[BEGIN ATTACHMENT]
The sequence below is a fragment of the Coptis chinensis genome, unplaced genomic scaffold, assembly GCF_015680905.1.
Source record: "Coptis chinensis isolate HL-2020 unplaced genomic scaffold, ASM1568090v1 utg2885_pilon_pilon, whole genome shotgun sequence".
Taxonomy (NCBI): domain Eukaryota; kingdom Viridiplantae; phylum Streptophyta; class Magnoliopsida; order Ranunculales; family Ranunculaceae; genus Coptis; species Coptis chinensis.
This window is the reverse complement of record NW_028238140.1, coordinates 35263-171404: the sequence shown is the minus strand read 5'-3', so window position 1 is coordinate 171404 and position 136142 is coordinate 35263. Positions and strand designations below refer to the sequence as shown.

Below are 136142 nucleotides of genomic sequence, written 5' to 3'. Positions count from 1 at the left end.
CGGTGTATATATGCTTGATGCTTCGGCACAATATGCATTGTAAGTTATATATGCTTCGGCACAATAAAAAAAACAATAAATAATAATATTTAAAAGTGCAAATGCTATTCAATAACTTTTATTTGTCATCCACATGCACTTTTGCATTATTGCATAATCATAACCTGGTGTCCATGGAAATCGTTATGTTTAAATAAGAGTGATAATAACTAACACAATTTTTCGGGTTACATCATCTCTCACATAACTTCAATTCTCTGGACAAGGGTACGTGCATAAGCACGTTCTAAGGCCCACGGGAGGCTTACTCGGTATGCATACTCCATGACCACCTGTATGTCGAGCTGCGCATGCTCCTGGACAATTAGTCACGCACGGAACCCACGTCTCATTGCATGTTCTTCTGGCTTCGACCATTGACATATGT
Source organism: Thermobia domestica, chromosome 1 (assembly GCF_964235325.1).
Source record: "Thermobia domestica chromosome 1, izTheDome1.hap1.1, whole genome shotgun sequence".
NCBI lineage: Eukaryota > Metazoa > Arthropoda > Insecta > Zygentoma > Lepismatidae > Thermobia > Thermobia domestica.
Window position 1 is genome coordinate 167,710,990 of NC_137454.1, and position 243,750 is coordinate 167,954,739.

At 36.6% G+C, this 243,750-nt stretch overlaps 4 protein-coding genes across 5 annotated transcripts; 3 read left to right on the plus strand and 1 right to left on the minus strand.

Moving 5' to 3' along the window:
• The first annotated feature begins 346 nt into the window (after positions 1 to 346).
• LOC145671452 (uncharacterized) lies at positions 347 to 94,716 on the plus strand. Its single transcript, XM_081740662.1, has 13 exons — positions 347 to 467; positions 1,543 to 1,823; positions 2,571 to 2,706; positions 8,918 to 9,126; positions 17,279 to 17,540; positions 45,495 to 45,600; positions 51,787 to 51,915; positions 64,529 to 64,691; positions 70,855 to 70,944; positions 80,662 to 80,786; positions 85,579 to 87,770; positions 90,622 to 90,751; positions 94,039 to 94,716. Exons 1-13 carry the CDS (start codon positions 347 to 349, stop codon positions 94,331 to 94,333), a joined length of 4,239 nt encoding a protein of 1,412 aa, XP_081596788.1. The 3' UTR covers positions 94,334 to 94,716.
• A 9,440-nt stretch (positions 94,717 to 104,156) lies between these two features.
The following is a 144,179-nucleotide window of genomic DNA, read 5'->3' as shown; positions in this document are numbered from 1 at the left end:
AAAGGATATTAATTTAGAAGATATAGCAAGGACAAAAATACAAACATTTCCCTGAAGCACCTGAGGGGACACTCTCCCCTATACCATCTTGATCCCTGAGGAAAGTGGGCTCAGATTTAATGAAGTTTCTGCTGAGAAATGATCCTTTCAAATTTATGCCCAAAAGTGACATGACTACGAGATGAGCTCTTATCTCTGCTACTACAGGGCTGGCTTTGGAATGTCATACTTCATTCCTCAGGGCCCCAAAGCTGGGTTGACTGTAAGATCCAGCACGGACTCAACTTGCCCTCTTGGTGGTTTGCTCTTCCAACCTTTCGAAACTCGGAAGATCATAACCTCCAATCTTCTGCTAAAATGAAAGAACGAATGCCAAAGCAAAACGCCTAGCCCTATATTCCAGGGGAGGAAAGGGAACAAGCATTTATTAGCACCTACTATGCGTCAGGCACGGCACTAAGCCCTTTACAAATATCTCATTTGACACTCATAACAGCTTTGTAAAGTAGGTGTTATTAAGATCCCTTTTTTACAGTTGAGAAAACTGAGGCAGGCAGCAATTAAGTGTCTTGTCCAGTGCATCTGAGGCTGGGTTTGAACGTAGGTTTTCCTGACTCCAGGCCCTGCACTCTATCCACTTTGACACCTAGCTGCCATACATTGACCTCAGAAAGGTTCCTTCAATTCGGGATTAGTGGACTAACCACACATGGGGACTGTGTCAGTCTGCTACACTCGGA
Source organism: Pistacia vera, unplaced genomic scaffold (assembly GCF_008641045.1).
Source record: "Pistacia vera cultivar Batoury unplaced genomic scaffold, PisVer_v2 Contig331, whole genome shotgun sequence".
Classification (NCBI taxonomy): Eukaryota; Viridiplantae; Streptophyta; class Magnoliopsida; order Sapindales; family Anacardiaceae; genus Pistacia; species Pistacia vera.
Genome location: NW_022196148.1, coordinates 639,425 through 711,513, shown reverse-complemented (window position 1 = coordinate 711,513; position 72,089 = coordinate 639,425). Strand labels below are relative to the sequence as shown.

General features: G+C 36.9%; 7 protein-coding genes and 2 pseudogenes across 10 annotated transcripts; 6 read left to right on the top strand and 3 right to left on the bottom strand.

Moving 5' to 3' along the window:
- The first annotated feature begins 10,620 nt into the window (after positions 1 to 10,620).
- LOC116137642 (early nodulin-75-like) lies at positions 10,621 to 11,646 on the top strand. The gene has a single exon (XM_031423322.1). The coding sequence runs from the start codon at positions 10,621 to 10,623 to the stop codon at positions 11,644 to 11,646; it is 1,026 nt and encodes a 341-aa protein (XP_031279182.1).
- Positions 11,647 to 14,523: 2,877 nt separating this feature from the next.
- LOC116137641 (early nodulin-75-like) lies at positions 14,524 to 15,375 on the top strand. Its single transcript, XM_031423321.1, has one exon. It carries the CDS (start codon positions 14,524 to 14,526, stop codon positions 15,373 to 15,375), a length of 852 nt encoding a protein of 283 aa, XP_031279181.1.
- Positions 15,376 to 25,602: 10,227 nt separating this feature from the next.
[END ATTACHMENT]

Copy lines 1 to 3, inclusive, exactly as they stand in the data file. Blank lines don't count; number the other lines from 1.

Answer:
The sequence below is a fragment of the Coptis chinensis genome, unplaced genomic scaffold, assembly GCF_015680905.1.
Source record: "Coptis chinensis isolate HL-2020 unplaced genomic scaffold, ASM1568090v1 utg2885_pilon_pilon, whole genome shotgun sequence".
Taxonomy (NCBI): domain Eukaryota; kingdom Viridiplantae; phylum Streptophyta; class Magnoliopsida; order Ranunculales; family Ranunculaceae; genus Coptis; species Coptis chinensis.